Disinformation about the “day of the Lord” caused alarm among many in the congregation at Thessalonica2 Thessalonians 2:1-2

In his second letter to the Thessalonians, Paul addresses a claim that the “Day of the Lord has set in." Rumors are disrupting the congregation with false information about the “arrival” of Jesus that is being attributed either to a “spirit,” a word (logos), or a letter “as if from us” - [Photo by sue hughes on Unsplash].

In response, Paul first lists two events that must occur BEFORE the “parousia” of Jesus - the “revealing of the man of lawlessness” and the “apostasy,” and the fact that they have not occurred demonstrates that the Thessalonians are receiving disinformation about the future.

In the preceding chapter, Paul prepared the ground for what now follows. Despite hostility from without, the Thessalonians have exhibited “endurance and faith in all their persecutions and tribulations.” But God will recompense “tribulation to them that trouble you,” but provide “release” and “glory” to the beleaguered saints at the “revelation of the Lord Jesus from heaven” - (2 Thessalonians 1:3-10).


But the greater danger is posed by deception from within the church, and this could quite easily cause some if not many to apostatize.

Years earlier, Jesus warned disciples not to be alarmed by deceivers who spread false reports and thereby cause anxiety about the “end.” That warning has now become all too real in Thessalonica. Therefore, Paul warns the Thessalonians not to heed claims that the “day of the Lord” is imminent or has even arrived.
  • (2 Thessalonians 2:1-2) - “But we request you, brethren, in behalf of the arrival of our Lord Jesus Christ and our gathering together to him, that you be not quickly tossed from your mind nor be put in alarm, either by spirit or by discourse or by letter as by us, as that the day of the Lord has set in.”

In this passage, “arrival” translates the Greek noun parousia, the term applied most often by Paul to the “coming of Jesus” in his letters to the Thessalonians. It denotes an “arrival” or “presence,” the arrival of someone or something - (1 Thessalonians 2:19, 3:13, 4:15, 5:23, 2 Thessalonians 2:1, 2:8-9).

Our gathering together” translates the Greek noun episunagogé. Whatever this “gathering” is, Paul connects it to the “arrival” of Jesus and the “Day of the Lord.” The Greek word is related to the verb episunagō, which means “to gather together.”

The same term was applied by Jesus to the “gathering of his elect” at his “coming” in his ‘Olivet Discourse’ (“Then shall he send his angels and gather together his elect from the four winds”), the same event Paul now states will occur on “Day of the Lord” - (Matthew 24:31, Mark 13:27, 1 Thessalonians 4:13-18).


That you are not quickly troubled.” The verb rendered “troubledis throeō. In the New Testament, it occurs only here and on the lips of Jesus in his ‘Olivet Discourse.’ Thus, Paul echoes Christ’s warnings about coming deceivers:
  • (Matthew 24:6) – “And you shall hear of wars and rumors of wars; see that you be not troubled: for these things must come to pass, but the end is not yet” – (Also, Mark 13:7).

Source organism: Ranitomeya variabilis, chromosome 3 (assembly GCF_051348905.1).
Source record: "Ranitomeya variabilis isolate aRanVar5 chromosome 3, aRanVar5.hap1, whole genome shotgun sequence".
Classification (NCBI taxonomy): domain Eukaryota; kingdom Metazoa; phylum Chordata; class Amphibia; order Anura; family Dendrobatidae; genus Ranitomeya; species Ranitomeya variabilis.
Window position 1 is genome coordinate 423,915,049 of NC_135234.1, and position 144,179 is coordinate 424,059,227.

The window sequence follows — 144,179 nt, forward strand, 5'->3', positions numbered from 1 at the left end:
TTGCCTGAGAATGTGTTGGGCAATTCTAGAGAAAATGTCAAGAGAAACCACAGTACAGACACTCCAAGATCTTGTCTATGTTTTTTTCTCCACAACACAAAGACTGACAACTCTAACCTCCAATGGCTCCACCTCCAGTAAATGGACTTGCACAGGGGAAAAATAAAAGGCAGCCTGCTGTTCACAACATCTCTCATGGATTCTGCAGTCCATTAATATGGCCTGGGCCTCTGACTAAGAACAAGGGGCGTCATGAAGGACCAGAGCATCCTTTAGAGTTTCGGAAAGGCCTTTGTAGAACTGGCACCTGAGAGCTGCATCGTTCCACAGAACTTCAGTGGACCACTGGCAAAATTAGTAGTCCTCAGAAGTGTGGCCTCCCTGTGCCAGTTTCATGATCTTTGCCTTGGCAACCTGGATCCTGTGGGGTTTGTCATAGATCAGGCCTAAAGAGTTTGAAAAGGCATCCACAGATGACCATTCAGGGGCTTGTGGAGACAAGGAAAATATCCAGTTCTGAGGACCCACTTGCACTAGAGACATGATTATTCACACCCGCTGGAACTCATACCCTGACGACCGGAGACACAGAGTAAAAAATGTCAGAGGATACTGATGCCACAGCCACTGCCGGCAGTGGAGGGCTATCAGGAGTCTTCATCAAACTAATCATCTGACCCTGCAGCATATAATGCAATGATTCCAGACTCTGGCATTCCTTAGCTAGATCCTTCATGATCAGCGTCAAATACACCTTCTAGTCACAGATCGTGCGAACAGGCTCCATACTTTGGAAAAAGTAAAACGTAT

Whether by spirit or by discourse or by letter, as by us.” Paul is unsure how this disinformation is being spread. “Spirit” is ambiguous but could refer to the exercise of a spiritual gift, perhaps the gift of prophecy.

Discourse” or logos can refer to several types of verbal communication, and the significance of “letter” is obvious. “As by us” points to the communication being attributed falsely to Paul.


The Day of the Lord.” Paul links this day to the “arrival” of Jesus and the “gathering” of the elect. The “Day of the Lord” is a common term in the Hebrew Bible for the time of visitation and judgment by God, the “day of Yahweh,” the day when He rescues His people and judges His enemies - (Isaiah 2:12, Joel 1:15, 2:1, 2:31, 3:14, Malachi 4:5).

In his first letter to the Thessalonians, Paul used the same phrase and compared its sudden arrival to “a thief in the night,” the same analogy Jesus applied to his “coming” at the end of the age. According to Paul, that day will bring “sudden destruction” upon those who oppose the gospel and persecute the saints.

Elsewhere in his epistles, the “Day of the Lord” becomes the “day of Jesus Christ,” the hour when he vindicates his righteous one but also judges the wicked - (Matthew 24:42-44, Luke 12:39, 1 Corinthians 1:8, 5:5, 2 Corinthians 1:14, Philippian 1:6-10, 2:16, 1 Thessalonians 5:1-11).

Has set in” translates the Greek verb enistemi, meaning “to stand in, to set in,” and here it is in the Greek perfect tense. It signifies a completed action. In this context, it indicates an imminent event, or more likely, one that has already commenced. Unfortunately, Paul does not detail exactly how the Thessalonians understand this alleged scenario.

In the next paragraph, Paul will begin to defuse the situation. That day cannot arrive until after two key events occur. In all this, he does not provide “signs” by which believers can ascertain the imminence of the end. Instead, he presents evidence proving why that day had not yet arrived.

His reference to a “word” received “as from us” is a verbal link to the conclusion of this literary section when he exhorts the Thessalonians to adhere strictly to the “traditions” they have received from Paul and his coworkers “whether through discourse or through our letter.”

Regardless of their source, disciples must not heed any voices that deviate from the apostolic teaching. By adhering to the apostolic teachings, they will avoid apostasy and deception, and thereby attain the “acquisition of the glory of our Lord Jesus Christ” when he does appear.



Destruction of Babylon

Gog and Magog